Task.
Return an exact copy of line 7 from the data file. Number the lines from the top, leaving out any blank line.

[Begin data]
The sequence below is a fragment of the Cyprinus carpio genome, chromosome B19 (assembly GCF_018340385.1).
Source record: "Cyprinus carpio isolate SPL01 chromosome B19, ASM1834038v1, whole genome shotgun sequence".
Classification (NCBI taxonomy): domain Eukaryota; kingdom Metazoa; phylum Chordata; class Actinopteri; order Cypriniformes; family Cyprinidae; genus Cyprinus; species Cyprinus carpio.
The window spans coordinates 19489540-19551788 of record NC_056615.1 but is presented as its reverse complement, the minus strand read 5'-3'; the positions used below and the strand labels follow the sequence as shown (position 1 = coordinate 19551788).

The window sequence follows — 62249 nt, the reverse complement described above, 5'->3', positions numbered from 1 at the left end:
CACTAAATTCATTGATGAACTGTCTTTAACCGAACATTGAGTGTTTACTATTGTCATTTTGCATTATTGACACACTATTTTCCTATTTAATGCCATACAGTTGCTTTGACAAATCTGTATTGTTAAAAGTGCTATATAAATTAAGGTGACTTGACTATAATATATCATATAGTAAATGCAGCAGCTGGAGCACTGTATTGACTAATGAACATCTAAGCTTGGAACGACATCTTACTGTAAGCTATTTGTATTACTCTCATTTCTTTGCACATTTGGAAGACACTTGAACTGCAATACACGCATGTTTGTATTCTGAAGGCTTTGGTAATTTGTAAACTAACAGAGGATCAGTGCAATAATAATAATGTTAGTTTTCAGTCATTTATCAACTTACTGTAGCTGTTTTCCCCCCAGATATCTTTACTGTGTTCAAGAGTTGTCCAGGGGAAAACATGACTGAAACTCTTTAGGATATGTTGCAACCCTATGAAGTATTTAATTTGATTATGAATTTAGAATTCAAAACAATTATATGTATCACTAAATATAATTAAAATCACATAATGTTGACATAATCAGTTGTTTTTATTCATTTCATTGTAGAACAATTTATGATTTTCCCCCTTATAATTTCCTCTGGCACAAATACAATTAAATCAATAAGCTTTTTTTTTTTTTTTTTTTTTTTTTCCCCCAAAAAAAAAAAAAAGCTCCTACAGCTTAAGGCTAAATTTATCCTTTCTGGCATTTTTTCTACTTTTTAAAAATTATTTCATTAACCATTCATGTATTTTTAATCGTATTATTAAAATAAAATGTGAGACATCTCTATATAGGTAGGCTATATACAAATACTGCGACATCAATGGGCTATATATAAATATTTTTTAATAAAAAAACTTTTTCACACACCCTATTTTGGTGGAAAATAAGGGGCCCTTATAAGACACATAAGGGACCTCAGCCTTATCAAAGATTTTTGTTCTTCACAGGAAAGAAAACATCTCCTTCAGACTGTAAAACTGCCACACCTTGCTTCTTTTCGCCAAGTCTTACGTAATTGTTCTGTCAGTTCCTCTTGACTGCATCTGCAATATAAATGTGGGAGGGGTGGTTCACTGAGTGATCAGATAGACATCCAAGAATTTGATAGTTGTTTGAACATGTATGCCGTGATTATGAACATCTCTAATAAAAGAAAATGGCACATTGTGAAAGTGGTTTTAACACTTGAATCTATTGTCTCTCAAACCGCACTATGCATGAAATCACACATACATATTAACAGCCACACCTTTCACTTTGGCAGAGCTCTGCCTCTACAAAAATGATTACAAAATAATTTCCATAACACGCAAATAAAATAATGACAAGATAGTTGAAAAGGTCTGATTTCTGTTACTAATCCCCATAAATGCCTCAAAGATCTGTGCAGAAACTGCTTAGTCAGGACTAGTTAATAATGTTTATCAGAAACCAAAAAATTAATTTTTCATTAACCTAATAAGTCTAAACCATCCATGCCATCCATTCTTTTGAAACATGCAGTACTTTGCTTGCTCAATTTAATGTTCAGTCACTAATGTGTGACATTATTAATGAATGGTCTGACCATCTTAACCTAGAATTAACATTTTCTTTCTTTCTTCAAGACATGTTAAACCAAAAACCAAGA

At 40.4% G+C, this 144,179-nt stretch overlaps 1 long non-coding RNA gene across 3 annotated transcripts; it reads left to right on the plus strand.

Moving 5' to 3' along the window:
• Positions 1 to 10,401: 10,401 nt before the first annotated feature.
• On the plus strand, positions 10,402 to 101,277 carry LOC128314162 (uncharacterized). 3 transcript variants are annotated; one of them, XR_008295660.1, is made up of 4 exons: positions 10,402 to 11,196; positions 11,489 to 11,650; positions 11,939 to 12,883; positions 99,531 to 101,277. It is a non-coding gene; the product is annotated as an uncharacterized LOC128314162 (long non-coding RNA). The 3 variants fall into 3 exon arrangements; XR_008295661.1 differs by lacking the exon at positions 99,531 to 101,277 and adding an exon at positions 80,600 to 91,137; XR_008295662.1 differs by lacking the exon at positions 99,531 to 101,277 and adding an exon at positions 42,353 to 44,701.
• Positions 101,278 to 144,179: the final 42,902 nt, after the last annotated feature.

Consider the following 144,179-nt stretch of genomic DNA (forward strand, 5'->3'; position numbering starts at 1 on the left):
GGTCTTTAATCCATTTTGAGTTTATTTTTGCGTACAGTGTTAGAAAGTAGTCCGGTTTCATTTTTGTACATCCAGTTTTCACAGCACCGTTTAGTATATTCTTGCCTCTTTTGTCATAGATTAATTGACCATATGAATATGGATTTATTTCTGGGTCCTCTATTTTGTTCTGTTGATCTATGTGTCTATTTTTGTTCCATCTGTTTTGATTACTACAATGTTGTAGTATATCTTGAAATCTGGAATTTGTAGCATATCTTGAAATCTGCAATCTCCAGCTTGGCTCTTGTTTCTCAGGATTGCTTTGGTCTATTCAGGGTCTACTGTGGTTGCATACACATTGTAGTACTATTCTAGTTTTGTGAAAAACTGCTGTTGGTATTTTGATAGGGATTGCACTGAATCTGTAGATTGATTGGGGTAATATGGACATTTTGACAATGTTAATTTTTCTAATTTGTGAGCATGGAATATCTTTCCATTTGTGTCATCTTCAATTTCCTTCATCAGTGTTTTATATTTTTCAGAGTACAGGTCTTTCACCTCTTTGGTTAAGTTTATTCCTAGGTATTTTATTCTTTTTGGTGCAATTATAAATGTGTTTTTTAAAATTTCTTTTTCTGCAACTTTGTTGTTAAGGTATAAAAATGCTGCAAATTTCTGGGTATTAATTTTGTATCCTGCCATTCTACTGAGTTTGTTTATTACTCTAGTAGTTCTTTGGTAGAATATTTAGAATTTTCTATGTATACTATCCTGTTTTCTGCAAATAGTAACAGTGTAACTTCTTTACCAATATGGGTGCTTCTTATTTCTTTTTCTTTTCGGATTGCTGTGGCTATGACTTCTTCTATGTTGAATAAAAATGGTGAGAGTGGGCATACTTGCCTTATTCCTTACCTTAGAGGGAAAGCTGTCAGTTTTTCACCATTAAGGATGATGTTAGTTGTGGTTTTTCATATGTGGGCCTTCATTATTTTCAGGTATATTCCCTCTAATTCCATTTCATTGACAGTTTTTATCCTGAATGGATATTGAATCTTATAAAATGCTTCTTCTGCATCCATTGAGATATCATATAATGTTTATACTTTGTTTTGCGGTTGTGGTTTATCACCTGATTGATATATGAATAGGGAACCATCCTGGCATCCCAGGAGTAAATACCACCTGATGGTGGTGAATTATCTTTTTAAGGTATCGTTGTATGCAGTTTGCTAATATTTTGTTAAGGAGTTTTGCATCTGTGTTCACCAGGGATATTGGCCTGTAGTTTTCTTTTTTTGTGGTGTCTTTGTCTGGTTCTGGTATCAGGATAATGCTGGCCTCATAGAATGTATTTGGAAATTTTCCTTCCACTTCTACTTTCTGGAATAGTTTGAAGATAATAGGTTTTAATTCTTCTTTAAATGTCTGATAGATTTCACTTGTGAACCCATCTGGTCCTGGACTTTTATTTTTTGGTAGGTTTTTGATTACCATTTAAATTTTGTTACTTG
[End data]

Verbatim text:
At 40.4% G+C, this 144,179-nt stretch overlaps 1 long non-coding RNA gene across 3 annotated transcripts; it reads left to right on the plus strand.